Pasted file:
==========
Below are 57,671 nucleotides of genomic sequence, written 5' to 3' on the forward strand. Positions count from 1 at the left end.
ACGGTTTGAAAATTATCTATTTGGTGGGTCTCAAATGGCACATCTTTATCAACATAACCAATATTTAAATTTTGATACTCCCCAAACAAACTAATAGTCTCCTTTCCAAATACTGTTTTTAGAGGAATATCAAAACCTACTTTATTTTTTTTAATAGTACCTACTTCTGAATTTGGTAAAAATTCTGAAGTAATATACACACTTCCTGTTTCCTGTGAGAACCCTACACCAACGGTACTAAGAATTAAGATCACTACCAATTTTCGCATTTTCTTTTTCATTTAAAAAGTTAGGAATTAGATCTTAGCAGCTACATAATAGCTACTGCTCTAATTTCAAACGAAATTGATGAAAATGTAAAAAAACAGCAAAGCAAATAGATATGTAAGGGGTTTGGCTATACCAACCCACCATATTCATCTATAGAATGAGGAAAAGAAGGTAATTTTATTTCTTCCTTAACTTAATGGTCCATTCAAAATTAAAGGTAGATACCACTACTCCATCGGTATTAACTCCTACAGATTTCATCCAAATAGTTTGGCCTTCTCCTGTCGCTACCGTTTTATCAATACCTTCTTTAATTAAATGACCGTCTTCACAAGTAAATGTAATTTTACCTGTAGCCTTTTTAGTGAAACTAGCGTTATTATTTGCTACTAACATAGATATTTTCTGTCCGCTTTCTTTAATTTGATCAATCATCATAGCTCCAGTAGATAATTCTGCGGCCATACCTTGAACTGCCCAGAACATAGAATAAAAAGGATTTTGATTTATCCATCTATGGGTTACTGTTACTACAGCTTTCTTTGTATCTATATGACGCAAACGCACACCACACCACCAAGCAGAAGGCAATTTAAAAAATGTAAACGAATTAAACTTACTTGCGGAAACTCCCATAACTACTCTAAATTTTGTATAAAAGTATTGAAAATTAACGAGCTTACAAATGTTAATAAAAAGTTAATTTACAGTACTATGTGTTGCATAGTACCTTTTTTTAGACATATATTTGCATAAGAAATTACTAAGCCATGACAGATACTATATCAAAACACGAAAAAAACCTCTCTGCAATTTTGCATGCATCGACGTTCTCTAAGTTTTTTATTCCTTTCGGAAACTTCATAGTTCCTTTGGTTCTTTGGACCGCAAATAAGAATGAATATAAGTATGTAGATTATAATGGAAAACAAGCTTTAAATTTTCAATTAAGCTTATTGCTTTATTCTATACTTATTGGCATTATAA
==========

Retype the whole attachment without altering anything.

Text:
Below are 57,671 nucleotides of genomic sequence, written 5' to 3' on the forward strand. Positions count from 1 at the left end.
ACGGTTTGAAAATTATCTATTTGGTGGGTCTCAAATGGCACATCTTTATCAACATAACCAATATTTAAATTTTGATACTCCCCAAACAAACTAATAGTCTCCTTTCCAAATACTGTTTTTAGAGGAATATCAAAACCTACTTTATTTTTTTTAATAGTACCTACTTCTGAATTTGGTAAAAATTCTGAAGTAATATACACACTTCCTGTTTCCTGTGAGAACCCTACACCAACGGTACTAAGAATTAAGATCACTACCAATTTTCGCATTTTCTTTTTCATTTAAAAAGTTAGGAATTAGATCTTAGCAGCTACATAATAGCTACTGCTCTAATTTCAAACGAAATTGATGAAAATGTAAAAAAACAGCAAAGCAAATAGATATGTAAGGGGTTTGGCTATACCAACCCACCATATTCATCTATAGAATGAGGAAAAGAAGGTAATTTTATTTCTTCCTTAACTTAATGGTCCATTCAAAATTAAAGGTAGATACCACTACTCCATCGGTATTAACTCCTACAGATTTCATCCAAATAGTTTGGCCTTCTCCTGTCGCTACCGTTTTATCAATACCTTCTTTAATTAAATGACCGTCTTCACAAGTAAATGTAATTTTACCTGTAGCCTTTTTAGTGAAACTAGCGTTATTATTTGCTACTAACATAGATATTTTCTGTCCGCTTTCTTTAATTTGATCAATCATCATAGCTCCAGTAGATAATTCTGCGGCCATACCTTGAACTGCCCAGAACATAGAATAAAAAGGATTTTGATTTATCCATCTATGGGTTACTGTTACTACAGCTTTCTTTGTATCTATATGACGCAAACGCACACCACACCACCAAGCAGAAGGCAATTTAAAAAATGTAAACGAATTAAACTTACTTGCGGAAACTCCCATAACTACTCTAAATTTTGTATAAAAGTATTGAAAATTAACGAGCTTACAAATGTTAATAAAAAGTTAATTTACAGTACTATGTGTTGCATAGTACCTTTTTTTAGACATATATTTGCATAAGAAATTACTAAGCCATGACAGATACTATATCAAAACACGAAAAAAACCTCTCTGCAATTTTGCATGCATCGACGTTCTCTAAGTTTTTTATTCCTTTCGGAAACTTCATAGTTCCTTTGGTTCTTTGGACCGCAAATAAGAATGAATATAAGTATGTAGATTATAATGGAAAACAAGCTTTAAATTTTCAATTAAGCTTATTGCTTTATTCTATACTTATTGGCATTATAA